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Homework Help: Anyone heard of this?

  1. Jan 9, 2007 #1
    so apparently, this problem usually would require, many hours, and quite a few pages to write a proof for this, but today, i was shown a way to solve it in only a few mintues with only a few steps...

    an object of mass m collides elastically with a second object of equal mass initially at rest. If the collision is a glancing collision, prove they separate at 90 degrees.

    where m1 = mass of object 1, m2 =mass of object 2, v = velocity of m1, x = velocity after collision of object 1, y = velocity of object after collision.

    http://img159.imageshack.us/img159/6387/pyhsag3.png [Broken]

    http://img90.imageshack.us/img90/2593/phys2ul7.png [Broken]

    so then

    1/2(m1)v² = 1/2(m1)x² + 1/2(m2)y²
    cancel out and simplify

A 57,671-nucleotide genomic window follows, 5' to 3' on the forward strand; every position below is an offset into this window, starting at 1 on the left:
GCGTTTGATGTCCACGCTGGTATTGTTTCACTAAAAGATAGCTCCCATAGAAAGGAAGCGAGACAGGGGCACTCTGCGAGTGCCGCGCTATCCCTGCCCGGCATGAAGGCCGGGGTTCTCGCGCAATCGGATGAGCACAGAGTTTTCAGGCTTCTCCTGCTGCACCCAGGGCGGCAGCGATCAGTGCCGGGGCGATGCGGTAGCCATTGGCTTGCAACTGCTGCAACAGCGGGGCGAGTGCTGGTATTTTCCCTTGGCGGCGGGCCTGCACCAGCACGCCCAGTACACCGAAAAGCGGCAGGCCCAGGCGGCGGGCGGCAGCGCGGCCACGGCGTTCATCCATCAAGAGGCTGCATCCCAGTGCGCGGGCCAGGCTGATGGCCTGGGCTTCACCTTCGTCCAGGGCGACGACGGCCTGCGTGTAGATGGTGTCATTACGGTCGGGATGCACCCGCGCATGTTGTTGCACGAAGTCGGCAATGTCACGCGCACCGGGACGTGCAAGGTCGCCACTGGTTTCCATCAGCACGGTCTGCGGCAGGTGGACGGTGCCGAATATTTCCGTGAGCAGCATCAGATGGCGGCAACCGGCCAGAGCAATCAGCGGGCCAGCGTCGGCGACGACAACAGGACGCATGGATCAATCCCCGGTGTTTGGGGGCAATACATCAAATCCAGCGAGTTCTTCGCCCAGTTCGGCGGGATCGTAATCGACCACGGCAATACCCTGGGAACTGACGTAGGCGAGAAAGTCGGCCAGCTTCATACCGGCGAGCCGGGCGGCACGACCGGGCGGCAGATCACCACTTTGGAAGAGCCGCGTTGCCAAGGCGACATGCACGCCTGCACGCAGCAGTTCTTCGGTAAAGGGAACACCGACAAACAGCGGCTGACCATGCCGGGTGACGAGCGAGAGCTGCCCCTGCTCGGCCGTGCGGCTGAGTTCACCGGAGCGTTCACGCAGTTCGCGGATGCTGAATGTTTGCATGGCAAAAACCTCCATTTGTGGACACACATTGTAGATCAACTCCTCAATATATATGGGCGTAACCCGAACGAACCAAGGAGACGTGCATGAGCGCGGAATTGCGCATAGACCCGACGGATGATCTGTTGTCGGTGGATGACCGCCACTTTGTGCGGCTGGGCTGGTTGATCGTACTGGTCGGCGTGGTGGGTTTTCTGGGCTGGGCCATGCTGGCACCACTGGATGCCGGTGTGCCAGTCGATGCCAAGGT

v² = x² + y²

    would that be completely valid?
    Last edited by a moderator: May 2, 2017
  2. jcsd
  3. Jan 10, 2007 #2

    Andrew Mason

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    Science Advisor
    Homework Helper

    Almost. You have to add the condition that [itex]\vec v = \vec x + \vec y[/itex], which is a consequence of conservation of momentum. Since this is a triangle and v² = x² + y², as you have shown, then the angle between [itex] \vec x \text{ and } \vec y[/itex] must be 90 degrees.

    This is a very useful thing to know for pool players, who use this principle to determine where the cue ball will go.

    Last edited by a moderator: May 2, 2017
  4. Jan 10, 2007 #3
    Consrvation of momentum states that:
    [tex]m_1\vec v=m_1\vec x + m_2\vec y[/tex]

    So why is that your condition is true?
  5. Jan 10, 2007 #4


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    Science Advisor

    Because we are given that m1= m2?
  6. Jan 10, 2007 #5
    Oh my bad... I am sorry, I missed that.
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